“The Jungle Book” Debuts With Third-Biggest Opening of 2016


April 15-17, 2016

(estimates from BoxOfficeMojo.com)


The Jungle Book $103.5 million
Barbershop: The Next Cut  $20.2 million
The Boss $10.1 million
Batman v Superman: Dawn of Justice  $9.0 million
Zootopia $8.2 million

Audiences were dying to open The Jungle Book. Disney’s live-action remake of its 1967 classic opened to an estimated $103.5 million. That’s the third biggest debut of 2016, behind Deadpool and Batman v Superman. Adored by critics and audiences alike (which is more than those other two can say), it’s likely to have major staying power, and will be part of Disney’s massive year (Zootopia’s already one of the biggest movies of the year, and don’t forget they’ve got Captain America: Civil War, Finding Dory and Rogue One still on the horizon.)

The last Barbershop movie (Back in Business) came out way back in 2004, but audiences were just as eager to spend time with their favorite stylists and neighbors. The Next Cut’s $20.2 million opening is right in line with the last two films. If it can become a sleeper hit as well, expect to more of these South Side staples.

The Boss dropped nearly 57 percent to second place. That’s worse than any of her other starring roles have slipped in their second weekend. Still, the film’s already in the black, since it cost only $29 million. That’s the opposite of Batman v Superman, which might go down as the only movie to make more than $300 million and still be considered a flop. It’s plummeted exponentially each week, and will wind up with much less than Deadpool, which is just astonishing considering Batman and Superman are two of the most iconic characters of all time. It’s still possible Dawn of Justice ends up with less than Zootopia, which is only a few million dollars behind and has held much better than that superhero showdown.

Outside the top 5:

  • This Weekend's Indie Champ: Green Room, Jeremy Saulnier’s vicious punks vs. neo-Nazis thriller. The bloody film has received great reviews from critics and it averaged $30,333 on only three screens.
  • Criminal had a downright criminal opening. The Kevin Costner thriller made only $5.8 million, good for sixth place.
  • Director John Carney must be singing. His latest, Sing Street, is a semi-autobiographical comedy about growing up in the ’80s. It averaged $13,796 on only five screens.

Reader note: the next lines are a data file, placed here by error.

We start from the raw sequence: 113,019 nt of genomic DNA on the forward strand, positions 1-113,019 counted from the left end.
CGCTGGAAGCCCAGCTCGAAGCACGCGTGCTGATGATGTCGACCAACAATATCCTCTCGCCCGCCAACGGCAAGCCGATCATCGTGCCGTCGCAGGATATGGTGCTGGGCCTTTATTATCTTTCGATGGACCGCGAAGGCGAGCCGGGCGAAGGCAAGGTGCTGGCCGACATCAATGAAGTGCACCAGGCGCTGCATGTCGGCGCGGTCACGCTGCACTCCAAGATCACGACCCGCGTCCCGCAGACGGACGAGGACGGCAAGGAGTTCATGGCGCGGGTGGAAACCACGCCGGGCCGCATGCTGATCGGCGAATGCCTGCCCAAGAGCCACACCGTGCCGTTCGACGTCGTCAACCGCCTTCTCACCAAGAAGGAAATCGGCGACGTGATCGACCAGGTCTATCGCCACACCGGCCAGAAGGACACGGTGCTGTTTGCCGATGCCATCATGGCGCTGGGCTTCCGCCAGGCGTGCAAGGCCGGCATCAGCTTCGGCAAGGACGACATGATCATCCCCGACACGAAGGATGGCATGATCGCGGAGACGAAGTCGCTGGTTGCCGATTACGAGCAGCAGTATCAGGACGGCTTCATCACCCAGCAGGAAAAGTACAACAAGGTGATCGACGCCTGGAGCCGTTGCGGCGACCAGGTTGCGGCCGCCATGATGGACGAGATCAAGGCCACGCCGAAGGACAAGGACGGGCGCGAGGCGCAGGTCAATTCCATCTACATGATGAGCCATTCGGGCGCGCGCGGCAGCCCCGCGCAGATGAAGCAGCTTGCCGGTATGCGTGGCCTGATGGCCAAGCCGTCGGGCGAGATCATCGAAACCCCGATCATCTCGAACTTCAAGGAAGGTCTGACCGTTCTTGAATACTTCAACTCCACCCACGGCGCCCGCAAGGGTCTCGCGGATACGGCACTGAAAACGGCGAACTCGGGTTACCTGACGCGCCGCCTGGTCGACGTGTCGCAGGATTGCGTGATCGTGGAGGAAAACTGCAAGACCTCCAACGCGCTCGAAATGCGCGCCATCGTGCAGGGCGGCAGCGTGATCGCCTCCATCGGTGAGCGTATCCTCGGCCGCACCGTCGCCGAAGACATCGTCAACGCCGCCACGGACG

Next week: The Huntsman: Winter’s War will wage battle on The Jungle Book, but I don’t think it will quite get there. It should be No. 2 with around $40 million. The Jungle Book will stay on top with around $52 million.


About Kip Mooney

Kip Mooney
Like many film critics born during and after the 1980s, my hero is Roger Ebert. The man was already the best critic in the nation when he won the Pulitzer in 1975, but his indomitable spirit during and after his recent battle with cancer keeps me coming back to read not only his reviews but his insightful commentary on the everyday. But enough about a guy you know a lot about. I knew I was going to be a film critic—some would say a snob—in middle school, when I had to voraciously defend my position that The Royal Tenenbaums was only a million times better than Adam Sandler’s remake of Mr. Deeds. From then on, I would seek out Wes Anderson’s films and avoid Sandler’s like the plague. Still, I like to think of myself as a populist, and I’ll be just as likely to see the next superhero movie as the next Sundance sensation. The thing I most deplore in a movie is laziness. I’d much rather see movies with big ambitions try and fail than movies with no ambitions succeed at simply existing. I’m also a big advocate of fun-bad movies like The Room and most of Nicolas Cage’s work. In the past, I’ve written for The Dallas Morning News and the North Texas Daily, which I edited for a semester. I also contributed to Dallas-based Pegasus News, which in the circle of life, is now part of The Dallas Morning News, where I got my big break in 2007. Eventually, I’d love to write and talk about film full-time, but until that’s a viable career option, I work as an auditor for Wells Fargo. I hope to one day meet my hero, go to the Toronto International Film Festival, and compete on Jeopardy. Until then, I’m excited to share my love of film with you.

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